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a city on the Mediterranean shore, remarkable for its early importance as the chief center of a great commercial traffic with Egypt
It is one of the oldest cities of the world (Genesis 10:19; Joshua 15:47). Its earliest inhabitants were the Avims, who were conquered and displaced by the Caphtorims (Deuteronomy 2:23; Joshua 13:2, 3), a Philistine tribe. In the division of the land it fell to the lot of Judah (Joshua 15:47; Judges 1:18). It was the southernmost of the five great Philistine cities which gave each a golden emerod as a trespass-offering unto the Lord (1 Samuel 6:17). Its gates were carried away by Samson (Judges 16:1-3). Here he was afterwards a prisoner, and “did grind in the prison house.” Here he also pulled down the temple of Dagon, and slew “all the lords of the Philistines,” himself also perishing in the ruin (Judges 16:21-30). The prophets denounce the judgments of God against it (Jeremiah 25:20; 47:5; Amos 1:6, 7; Zeph. 2:4). It is referred to in Acts 8:26. Philip is here told to take the road from Jerusalem to Gaza (about 6 miles southwest of Jerusalem), “which is desert”, i.e., the “desert road,” probably by Hebron, through the desert hills of Southern Judea. (See SAMSON.)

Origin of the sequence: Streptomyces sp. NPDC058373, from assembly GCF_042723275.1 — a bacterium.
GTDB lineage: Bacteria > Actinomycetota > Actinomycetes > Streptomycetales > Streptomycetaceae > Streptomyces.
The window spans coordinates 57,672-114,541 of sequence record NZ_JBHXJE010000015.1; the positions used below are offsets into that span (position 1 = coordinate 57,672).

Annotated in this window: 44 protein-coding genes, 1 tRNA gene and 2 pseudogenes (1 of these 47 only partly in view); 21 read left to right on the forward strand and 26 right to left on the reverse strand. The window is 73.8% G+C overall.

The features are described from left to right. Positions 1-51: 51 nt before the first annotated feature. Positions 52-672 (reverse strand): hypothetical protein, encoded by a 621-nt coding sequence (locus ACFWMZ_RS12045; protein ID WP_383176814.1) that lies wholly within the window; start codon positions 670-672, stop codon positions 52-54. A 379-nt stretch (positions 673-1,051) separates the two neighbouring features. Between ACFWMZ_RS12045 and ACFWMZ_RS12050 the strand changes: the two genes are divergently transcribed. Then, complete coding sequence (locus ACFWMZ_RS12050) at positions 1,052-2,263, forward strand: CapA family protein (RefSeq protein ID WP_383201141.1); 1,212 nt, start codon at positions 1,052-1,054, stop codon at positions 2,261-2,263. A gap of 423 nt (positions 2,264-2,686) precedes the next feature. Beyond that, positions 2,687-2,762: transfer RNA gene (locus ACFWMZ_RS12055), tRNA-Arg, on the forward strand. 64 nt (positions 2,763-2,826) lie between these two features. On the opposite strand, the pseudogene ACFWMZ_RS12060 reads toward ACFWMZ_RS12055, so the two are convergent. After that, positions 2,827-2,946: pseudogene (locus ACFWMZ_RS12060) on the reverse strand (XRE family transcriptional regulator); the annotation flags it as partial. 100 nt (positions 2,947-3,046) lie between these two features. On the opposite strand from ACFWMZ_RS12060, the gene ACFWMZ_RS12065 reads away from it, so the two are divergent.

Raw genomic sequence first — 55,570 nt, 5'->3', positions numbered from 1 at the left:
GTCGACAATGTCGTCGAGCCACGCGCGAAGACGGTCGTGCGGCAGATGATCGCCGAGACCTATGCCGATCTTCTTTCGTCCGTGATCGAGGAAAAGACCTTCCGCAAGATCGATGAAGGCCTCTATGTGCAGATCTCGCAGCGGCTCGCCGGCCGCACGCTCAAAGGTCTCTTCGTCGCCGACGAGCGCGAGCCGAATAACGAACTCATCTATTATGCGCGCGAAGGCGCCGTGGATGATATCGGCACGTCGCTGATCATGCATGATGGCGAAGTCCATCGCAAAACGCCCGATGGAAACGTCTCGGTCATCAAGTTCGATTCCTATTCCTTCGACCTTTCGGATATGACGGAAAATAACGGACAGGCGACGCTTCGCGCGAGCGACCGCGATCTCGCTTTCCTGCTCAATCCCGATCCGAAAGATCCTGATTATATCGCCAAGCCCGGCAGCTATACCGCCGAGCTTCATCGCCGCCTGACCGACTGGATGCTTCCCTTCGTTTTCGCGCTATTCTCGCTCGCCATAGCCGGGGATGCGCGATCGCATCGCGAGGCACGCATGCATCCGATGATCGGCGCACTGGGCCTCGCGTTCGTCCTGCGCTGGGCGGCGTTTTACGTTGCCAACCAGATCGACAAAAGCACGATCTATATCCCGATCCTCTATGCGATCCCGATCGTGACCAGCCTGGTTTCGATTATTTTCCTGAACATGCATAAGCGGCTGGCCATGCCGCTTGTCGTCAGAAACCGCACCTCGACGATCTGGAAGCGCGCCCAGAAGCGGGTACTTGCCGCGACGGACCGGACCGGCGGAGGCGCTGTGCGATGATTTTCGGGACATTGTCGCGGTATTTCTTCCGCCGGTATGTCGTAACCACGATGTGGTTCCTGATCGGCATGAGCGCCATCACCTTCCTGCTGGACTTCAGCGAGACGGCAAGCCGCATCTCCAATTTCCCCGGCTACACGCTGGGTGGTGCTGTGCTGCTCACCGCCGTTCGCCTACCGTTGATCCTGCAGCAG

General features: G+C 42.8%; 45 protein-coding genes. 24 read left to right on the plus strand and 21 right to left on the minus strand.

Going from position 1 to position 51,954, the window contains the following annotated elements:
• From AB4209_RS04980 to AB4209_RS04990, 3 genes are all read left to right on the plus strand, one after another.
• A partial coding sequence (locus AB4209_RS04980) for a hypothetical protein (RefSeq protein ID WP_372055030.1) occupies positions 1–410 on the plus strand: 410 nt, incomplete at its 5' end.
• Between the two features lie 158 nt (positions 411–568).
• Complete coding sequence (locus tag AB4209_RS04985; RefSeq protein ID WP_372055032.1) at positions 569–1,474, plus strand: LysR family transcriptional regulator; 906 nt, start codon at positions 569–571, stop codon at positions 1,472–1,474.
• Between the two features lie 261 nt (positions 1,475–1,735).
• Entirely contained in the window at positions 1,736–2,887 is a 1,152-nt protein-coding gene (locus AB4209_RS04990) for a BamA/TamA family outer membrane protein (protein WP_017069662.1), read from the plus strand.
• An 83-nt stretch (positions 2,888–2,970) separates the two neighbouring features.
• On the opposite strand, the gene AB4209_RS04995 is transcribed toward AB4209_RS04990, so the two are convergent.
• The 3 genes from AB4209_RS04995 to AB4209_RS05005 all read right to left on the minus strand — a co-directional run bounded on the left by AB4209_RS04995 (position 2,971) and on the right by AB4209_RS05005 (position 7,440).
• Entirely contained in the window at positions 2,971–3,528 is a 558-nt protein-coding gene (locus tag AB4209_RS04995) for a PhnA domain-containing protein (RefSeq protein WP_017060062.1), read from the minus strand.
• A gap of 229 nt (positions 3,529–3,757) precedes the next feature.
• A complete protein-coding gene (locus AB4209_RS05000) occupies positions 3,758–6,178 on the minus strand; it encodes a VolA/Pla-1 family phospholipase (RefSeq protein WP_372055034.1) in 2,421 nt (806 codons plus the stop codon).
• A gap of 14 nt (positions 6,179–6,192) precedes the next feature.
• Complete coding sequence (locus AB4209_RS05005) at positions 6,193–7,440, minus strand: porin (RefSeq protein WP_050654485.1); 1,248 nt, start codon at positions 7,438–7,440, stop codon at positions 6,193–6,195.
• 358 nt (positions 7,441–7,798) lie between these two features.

It is noticed on monuments as early as B.C. 1600. Its small port is now called el-Mineh.